Al-Maliki’s bitter harvest
By : Osama Sharif
In retrospect, the Sunni uprising that is gripping northern and eastern Iraq today was bound to take place eventually. Eight years under Prime Minister Nuri Al-Maliki’s self-serving policies of political exclusion and marginalization have pushed Iraq’s Sunni’s over the edge.
In the midst of a wave of sectarian violence in Iraq and in neighboring Syria extremist groups had found a foothold. In less than two years a previously unknown militant organization, the Islamic State in Iraq and the Levant (ISIL), had replaced Al-Qaeda in the rebellious Anbar governorate — as well as in northeastern Syria — and found backing from disenfranchised Sunni tribes.
But last week’s stunning events, when ISIL and Sunni rebels stormed Mosul and took over without a single shot being fired, have changed the status quo. The mysterious disintegration of the Iraqi Army in the city, leaving arms in the streets and abandoning a key military air base, has shocked Iraq’s allies and foes. Al-Maliki, who is seeking a third term in office, spoke of a conspiracy and called on Parliament to declare a state of emergency. But his plea was rejected.
Soon the Sunni rebels had taken over Tikrit and most of Salahuddin governorate and were moving into Diala, pushing their way slowly toward Baghdad. As grave as the situation is, President Barack Obama said he will not send US troops to Iraq and that he will provide support only if the quarreling forces in the country agree to political solution. President Rouhani of Iran said he will help Iraq and offered to work with Washington on finding a proper solution. Saudi Arabia dismissed Al- Maliki’s sectarian policies and called for the formation of a national unity government.
Both the US and Iran should stay away from meddling in Iraq’s internal affairs. It was the US invasion of Iraq in 2003 and its rash and incoherent policies throughout its occupation that brought the country to this sorry state.
In Washington Republicans called on the administration to intervene, but they also admitted that Al-Maliki should go. In fact even after his coalition made substantial gains in the recent parliamentary elections, major Shiite alliances rejected Al-Maliki’s attempt to win a third term in office. Certainly Sunni politicians were against it.
Most observers believe that the core of Iraq’s plight is political and that a security solution will not end the state of chaos and violence that has taken over the country, especially in the aftermath of US withdrawal in 2011. They blame Al-Maliki’s subordination to Iran and the political structure, which encouraged sectarian tension through quota representation. But furthermore, Al-Maliki proved to be a dictator, alienating and persecuting his political foes while holding most powers in his hands. He has failed to build a national Iraqi army and waged a ruthless military campaign against disgruntled Sunnis in Anbar.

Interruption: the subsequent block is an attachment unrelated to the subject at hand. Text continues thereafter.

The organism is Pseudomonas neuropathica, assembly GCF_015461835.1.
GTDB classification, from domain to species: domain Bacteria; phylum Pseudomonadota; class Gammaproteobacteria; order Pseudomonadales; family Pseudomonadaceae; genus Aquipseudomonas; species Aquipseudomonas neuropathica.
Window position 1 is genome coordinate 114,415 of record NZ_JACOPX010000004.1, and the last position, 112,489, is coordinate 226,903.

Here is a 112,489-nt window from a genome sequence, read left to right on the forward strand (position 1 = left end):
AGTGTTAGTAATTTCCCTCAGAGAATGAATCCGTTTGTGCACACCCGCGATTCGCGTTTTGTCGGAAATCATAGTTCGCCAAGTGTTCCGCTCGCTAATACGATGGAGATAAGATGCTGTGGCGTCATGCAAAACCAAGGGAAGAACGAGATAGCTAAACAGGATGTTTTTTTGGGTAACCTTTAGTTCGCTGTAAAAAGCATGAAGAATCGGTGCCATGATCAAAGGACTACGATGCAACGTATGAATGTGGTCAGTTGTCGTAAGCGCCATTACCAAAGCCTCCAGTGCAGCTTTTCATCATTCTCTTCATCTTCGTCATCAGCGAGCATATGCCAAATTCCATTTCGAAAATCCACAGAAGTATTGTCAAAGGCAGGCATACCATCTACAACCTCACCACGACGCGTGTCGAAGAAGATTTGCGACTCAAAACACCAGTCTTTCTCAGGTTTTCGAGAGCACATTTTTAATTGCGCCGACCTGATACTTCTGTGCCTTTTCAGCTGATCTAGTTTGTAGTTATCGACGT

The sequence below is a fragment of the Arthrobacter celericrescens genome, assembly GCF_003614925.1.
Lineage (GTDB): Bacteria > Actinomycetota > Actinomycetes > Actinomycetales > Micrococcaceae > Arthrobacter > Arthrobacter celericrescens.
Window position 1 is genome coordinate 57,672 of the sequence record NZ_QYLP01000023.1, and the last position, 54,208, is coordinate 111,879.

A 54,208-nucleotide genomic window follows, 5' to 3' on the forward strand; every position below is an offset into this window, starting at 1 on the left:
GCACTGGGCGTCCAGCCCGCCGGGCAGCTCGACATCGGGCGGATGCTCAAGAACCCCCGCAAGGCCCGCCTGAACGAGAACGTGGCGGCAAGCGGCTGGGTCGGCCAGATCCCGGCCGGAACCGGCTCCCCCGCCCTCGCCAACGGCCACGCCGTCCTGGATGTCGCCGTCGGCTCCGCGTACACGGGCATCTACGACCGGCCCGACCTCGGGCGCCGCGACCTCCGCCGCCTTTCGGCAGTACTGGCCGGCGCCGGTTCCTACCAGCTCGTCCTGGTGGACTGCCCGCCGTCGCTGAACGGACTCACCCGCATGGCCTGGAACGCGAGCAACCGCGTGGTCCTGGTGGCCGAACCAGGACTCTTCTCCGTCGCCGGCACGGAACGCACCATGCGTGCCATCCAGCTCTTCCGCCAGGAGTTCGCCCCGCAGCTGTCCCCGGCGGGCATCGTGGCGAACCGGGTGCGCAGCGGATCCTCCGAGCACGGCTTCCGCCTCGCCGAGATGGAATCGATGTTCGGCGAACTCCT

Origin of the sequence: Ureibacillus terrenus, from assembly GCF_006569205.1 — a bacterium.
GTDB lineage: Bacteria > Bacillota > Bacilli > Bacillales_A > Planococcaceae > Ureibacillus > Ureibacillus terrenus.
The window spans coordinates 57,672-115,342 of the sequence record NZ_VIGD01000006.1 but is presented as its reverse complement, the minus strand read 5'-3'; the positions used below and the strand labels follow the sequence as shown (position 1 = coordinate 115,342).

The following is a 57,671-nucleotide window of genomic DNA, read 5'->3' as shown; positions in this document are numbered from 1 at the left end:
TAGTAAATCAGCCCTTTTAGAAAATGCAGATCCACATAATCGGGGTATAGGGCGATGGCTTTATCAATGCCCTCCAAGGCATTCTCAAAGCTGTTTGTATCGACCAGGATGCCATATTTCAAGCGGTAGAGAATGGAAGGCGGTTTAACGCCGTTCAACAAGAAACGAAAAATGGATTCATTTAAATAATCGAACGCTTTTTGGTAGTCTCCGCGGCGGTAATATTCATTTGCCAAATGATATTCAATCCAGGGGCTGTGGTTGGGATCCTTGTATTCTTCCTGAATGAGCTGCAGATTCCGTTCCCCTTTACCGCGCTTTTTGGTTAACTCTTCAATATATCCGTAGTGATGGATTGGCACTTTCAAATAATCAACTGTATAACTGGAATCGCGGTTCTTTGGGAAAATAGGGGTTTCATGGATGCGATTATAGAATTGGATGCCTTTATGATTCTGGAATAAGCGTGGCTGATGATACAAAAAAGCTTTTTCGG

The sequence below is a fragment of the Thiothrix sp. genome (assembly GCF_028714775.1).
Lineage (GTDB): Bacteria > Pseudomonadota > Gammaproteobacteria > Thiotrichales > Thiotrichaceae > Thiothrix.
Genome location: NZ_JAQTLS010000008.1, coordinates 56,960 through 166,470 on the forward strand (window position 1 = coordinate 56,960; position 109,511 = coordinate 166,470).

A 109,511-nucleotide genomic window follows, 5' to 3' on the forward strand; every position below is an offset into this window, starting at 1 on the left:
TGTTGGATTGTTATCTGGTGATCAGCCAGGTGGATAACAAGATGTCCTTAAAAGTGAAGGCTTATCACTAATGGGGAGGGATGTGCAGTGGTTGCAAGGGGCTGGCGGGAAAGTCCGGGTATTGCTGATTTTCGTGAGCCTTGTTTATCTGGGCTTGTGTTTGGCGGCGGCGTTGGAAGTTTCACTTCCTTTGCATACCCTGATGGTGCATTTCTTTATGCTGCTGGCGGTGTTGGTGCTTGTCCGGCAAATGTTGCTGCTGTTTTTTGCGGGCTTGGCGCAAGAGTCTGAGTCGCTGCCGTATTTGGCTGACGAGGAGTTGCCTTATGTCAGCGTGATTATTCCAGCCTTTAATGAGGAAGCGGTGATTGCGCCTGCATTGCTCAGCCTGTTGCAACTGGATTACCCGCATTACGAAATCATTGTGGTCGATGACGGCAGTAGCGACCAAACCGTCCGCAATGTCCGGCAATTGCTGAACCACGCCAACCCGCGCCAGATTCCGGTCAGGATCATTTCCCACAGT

He has been accused of corruption and of violating human rights on a wide scale. He has failed to stem the tide of suicide attacks in Baghdad that have cost the lives of thousands.
Al-Maliki has not backed down. He says he is fighting terrorists, even though it now appears that there is a genuine Sunni uprising that has been penetrated by ISIL. Who and what is ISIL exactly, no one really knows. Experts accuse it of being an Iranian invention that is meant to scare the Shiites and bully the Sunnis. In Syria the national opposition says ISIL is colluding with the Assad regime. In any case, the focus on ISIL in the past few months has bolstered Assad’s claim that he is fighting terrorists on behalf of the West. The Americans now say ISIL poses a threat to their national security.
But it is inconceivable for a militia of few thousands to take over at least three governorates in Iraq, including major cities, with no resistance. Supporters of Al-Maliki say the onslaught is being led by former Baathist officers allied with Sunni tribes. Amid the fear of a Sunni march on Najaf and Karbala, which is unlikely, the Shiite leader in Iraq, Ayatollah Ali Al-Sistani has issued an edict calling on Iraqis to volunteer and take up arms. Al-Maliki welcomed the call and opened volunteer centers across the country. Arming thousands of young, mostly Shiite, youth is a dangerous development. It is a precursor to a full-fledged sectarian war that could lead to Iraq’s partition into at least three entities.
There is every reason for countries in the region to be concerned. Chaos in Iraq will spill over across the porous borders. No country will be spared from the effects of what will happen there. It is important that Al-Maliki be stopped and that a political solution is sought. A moderate and secular leadership that addresses the core issues of both Sunnis and Shiites in Iraq is now needed.
The threat of ISIL will subside if Sunni complaints are addressed and contained. Iran’s influence on that country will have to be checked. Iraqis can still save their country if regional efforts allow them to do so. The alternative will be a catastrophe for the entire region.